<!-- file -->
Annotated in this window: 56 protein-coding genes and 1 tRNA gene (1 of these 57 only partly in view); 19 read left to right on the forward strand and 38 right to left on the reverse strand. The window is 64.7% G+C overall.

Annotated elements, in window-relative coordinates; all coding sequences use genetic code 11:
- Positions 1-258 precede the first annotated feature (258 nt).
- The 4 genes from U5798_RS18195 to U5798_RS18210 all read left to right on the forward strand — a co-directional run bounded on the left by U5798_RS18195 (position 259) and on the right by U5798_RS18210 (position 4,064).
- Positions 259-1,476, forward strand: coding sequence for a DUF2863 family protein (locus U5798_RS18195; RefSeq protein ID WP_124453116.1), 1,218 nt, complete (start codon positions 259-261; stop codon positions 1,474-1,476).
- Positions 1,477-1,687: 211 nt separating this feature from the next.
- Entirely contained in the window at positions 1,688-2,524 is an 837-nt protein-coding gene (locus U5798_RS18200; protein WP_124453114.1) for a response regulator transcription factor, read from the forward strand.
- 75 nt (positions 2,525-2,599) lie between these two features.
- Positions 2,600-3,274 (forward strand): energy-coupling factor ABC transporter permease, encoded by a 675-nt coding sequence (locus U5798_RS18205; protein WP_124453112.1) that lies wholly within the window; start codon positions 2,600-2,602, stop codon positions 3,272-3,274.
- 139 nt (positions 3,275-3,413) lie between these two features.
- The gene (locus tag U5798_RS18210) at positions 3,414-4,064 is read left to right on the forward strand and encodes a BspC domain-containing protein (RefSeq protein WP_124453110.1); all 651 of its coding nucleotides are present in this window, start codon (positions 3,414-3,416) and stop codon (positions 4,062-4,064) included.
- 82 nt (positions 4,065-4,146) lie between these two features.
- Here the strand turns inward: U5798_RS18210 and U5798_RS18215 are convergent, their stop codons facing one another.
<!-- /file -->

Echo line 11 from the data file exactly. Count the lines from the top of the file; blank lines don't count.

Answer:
- The gene (locus tag U5798_RS18210) at positions 3,414-4,064 is read left to right on the forward strand and encodes a BspC domain-containing protein (RefSeq protein WP_124453110.1); all 651 of its coding nucleotides are present in this window, start codon (positions 3,414-3,416) and stop codon (positions 4,062-4,064) included.